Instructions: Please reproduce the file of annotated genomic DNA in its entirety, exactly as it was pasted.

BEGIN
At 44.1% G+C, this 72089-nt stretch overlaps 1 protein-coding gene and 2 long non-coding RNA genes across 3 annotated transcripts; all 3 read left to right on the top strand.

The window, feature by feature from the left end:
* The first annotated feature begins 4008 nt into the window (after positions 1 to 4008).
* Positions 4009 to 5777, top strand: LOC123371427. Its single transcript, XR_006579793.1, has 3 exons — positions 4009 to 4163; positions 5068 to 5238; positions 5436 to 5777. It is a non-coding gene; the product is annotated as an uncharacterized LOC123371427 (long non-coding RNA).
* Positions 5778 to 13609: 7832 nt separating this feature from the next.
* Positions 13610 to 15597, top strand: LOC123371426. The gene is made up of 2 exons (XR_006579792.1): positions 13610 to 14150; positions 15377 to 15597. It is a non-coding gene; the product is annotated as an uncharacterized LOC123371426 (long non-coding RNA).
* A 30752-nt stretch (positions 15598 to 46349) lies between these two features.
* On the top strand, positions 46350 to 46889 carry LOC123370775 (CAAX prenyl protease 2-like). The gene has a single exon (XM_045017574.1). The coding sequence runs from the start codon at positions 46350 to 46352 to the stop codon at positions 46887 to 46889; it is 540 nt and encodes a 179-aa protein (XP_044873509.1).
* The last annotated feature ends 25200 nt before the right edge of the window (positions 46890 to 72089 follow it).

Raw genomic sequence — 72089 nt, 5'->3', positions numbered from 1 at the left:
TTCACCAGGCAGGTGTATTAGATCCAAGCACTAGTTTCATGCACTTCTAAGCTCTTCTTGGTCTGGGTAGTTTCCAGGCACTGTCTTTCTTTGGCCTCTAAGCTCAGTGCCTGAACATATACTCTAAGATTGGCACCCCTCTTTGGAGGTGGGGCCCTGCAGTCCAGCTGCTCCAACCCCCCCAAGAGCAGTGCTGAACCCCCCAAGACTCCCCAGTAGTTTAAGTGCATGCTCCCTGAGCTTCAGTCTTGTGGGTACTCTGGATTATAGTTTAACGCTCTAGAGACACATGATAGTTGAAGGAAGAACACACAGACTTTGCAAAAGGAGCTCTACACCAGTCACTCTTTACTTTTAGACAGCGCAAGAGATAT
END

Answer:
At 44.1% G+C, this 72089-nt stretch overlaps 1 protein-coding gene and 2 long non-coding RNA genes across 3 annotated transcripts; all 3 read left to right on the top strand.

The window, feature by feature from the left end:
* The first annotated feature begins 4008 nt into the window (after positions 1 to 4008).
* Positions 4009 to 5777, top strand: LOC123371427. Its single transcript, XR_006579793.1, has 3 exons — positions 4009 to 4163; positions 5068 to 5238; positions 5436 to 5777. It is a non-coding gene; the product is annotated as an uncharacterized LOC123371427 (long non-coding RNA).
* Positions 5778 to 13609: 7832 nt separating this feature from the next.
* Positions 13610 to 15597, top strand: LOC123371426. The gene is made up of 2 exons (XR_006579792.1): positions 13610 to 14150; positions 15377 to 15597. It is a non-coding gene; the product is annotated as an uncharacterized LOC123371426 (long non-coding RNA).
* A 30752-nt stretch (positions 15598 to 46349) lies between these two features.
* On the top strand, positions 46350 to 46889 carry LOC123370775 (CAAX prenyl protease 2-like). The gene has a single exon (XM_045017574.1). The coding sequence runs from the start codon at positions 46350 to 46352 to the stop codon at positions 46887 to 46889; it is 540 nt and encodes a 179-aa protein (XP_044873509.1).
* The last annotated feature ends 25200 nt before the right edge of the window (positions 46890 to 72089 follow it).

Raw genomic sequence — 72089 nt, 5'->3', positions numbered from 1 at the left:
TTCACCAGGCAGGTGTATTAGATCCAAGCACTAGTTTCATGCACTTCTAAGCTCTTCTTGGTCTGGGTAGTTTCCAGGCACTGTCTTTCTTTGGCCTCTAAGCTCAGTGCCTGAACATATACTCTAAGATTGGCACCCCTCTTTGGAGGTGGGGCCCTGCAGTCCAGCTGCTCCAACCCCCCCAAGAGCAGTGCTGAACCCCCCAAGACTCCCCAGTAGTTTAAGTGCATGCTCCCTGAGCTTCAGTCTTGTGGGTACTCTGGATTATAGTTTAACGCTCTAGAGACACATGATAGTTGAAGGAAGAACACACAGACTTTGCAAAAGGAGCTCTACACCAGTCACTCTTTACTTTTAGACAGCGCAAGAGATAT